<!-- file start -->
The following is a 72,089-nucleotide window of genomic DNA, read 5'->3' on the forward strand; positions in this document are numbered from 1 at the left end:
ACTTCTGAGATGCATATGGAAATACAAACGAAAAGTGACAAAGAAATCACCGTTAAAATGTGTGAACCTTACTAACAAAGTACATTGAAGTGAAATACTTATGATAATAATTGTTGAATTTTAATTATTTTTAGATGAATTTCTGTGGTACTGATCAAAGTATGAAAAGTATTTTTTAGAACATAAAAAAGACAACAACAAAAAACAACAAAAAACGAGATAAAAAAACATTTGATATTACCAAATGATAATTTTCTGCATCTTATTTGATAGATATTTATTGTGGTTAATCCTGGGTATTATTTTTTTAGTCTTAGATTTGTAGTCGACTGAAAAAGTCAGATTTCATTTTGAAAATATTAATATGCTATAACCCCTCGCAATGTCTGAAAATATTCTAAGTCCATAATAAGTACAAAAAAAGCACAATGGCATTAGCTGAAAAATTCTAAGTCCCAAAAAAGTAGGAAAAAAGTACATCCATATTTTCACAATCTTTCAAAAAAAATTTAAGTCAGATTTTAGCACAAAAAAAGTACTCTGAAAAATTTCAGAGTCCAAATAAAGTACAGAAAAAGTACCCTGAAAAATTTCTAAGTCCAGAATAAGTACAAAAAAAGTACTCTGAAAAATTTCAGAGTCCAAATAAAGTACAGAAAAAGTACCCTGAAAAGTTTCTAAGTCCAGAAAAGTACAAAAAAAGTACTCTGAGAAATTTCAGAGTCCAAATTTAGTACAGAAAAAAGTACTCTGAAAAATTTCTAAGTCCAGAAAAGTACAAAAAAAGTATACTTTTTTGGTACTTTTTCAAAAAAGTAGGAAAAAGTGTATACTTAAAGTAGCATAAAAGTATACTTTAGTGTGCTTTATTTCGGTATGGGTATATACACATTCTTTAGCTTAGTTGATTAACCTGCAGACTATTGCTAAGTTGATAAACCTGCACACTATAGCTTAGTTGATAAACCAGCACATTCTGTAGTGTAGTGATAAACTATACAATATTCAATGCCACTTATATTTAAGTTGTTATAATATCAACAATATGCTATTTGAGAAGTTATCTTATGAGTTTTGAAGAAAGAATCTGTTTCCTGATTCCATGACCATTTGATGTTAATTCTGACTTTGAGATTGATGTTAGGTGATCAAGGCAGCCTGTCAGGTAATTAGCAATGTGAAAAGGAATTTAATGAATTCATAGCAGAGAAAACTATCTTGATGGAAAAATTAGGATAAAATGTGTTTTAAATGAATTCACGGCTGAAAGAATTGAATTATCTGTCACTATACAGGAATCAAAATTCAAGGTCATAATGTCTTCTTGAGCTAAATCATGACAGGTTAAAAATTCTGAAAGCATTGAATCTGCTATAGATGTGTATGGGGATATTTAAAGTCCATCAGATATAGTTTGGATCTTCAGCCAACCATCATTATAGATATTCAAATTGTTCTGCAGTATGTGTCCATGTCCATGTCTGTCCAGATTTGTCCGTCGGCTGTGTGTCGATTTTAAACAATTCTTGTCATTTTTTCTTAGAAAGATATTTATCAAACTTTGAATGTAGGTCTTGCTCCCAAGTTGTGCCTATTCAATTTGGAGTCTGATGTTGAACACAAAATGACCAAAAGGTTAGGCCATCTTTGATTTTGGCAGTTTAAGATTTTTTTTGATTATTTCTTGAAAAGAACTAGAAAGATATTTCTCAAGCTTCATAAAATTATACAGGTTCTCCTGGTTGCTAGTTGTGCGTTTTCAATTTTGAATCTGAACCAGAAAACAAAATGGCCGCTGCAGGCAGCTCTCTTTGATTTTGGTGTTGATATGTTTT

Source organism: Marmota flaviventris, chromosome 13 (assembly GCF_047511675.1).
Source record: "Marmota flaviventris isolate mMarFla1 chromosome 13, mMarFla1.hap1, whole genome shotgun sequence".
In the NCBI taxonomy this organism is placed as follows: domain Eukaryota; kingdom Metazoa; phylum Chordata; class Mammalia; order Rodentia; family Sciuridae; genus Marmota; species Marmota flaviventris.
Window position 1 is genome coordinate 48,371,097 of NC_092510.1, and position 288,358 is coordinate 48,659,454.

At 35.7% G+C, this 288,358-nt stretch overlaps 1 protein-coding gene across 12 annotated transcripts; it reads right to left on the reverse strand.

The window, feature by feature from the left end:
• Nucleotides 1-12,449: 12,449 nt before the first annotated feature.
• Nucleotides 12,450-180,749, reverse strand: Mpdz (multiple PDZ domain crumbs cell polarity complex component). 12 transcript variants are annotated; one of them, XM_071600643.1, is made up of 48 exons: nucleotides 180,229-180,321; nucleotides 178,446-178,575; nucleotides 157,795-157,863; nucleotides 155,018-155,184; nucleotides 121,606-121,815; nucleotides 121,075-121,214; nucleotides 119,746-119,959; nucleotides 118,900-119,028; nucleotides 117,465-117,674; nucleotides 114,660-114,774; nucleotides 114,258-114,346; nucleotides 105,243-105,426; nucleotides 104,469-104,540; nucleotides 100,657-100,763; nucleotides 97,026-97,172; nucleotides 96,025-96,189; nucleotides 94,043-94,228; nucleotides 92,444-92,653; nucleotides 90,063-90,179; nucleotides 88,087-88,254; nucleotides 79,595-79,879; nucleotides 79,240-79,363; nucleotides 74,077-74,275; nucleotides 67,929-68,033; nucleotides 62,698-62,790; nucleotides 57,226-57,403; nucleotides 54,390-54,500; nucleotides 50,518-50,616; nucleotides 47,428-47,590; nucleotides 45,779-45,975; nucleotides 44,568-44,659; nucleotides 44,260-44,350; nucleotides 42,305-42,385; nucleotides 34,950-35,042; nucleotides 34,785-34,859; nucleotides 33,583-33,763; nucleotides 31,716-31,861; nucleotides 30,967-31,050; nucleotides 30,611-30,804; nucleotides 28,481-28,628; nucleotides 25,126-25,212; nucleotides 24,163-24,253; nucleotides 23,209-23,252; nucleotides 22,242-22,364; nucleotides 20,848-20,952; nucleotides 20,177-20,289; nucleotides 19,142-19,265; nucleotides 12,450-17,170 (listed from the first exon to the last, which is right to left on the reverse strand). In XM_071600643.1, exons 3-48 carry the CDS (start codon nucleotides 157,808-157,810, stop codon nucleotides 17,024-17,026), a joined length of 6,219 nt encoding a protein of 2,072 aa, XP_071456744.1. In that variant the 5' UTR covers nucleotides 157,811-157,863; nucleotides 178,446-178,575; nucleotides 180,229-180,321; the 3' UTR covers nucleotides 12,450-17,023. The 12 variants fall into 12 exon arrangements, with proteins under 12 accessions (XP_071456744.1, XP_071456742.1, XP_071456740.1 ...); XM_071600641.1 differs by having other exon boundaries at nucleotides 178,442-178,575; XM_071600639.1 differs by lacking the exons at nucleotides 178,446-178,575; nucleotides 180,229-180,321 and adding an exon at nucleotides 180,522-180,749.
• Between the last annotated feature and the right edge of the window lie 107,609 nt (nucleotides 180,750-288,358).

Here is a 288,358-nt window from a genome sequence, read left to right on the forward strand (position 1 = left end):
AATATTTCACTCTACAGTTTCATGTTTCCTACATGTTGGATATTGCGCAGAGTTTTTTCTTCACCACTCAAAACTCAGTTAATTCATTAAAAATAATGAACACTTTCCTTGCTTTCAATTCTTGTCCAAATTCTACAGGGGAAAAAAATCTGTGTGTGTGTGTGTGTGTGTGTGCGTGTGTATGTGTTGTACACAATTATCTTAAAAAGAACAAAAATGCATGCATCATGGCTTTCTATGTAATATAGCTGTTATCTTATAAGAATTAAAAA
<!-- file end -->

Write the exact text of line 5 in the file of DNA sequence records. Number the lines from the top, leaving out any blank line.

In the NCBI taxonomy this organism is placed as follows: domain Eukaryota; kingdom Metazoa; phylum Chordata; class Mammalia; order Rodentia; family Sciuridae; genus Marmota; species Marmota flaviventris.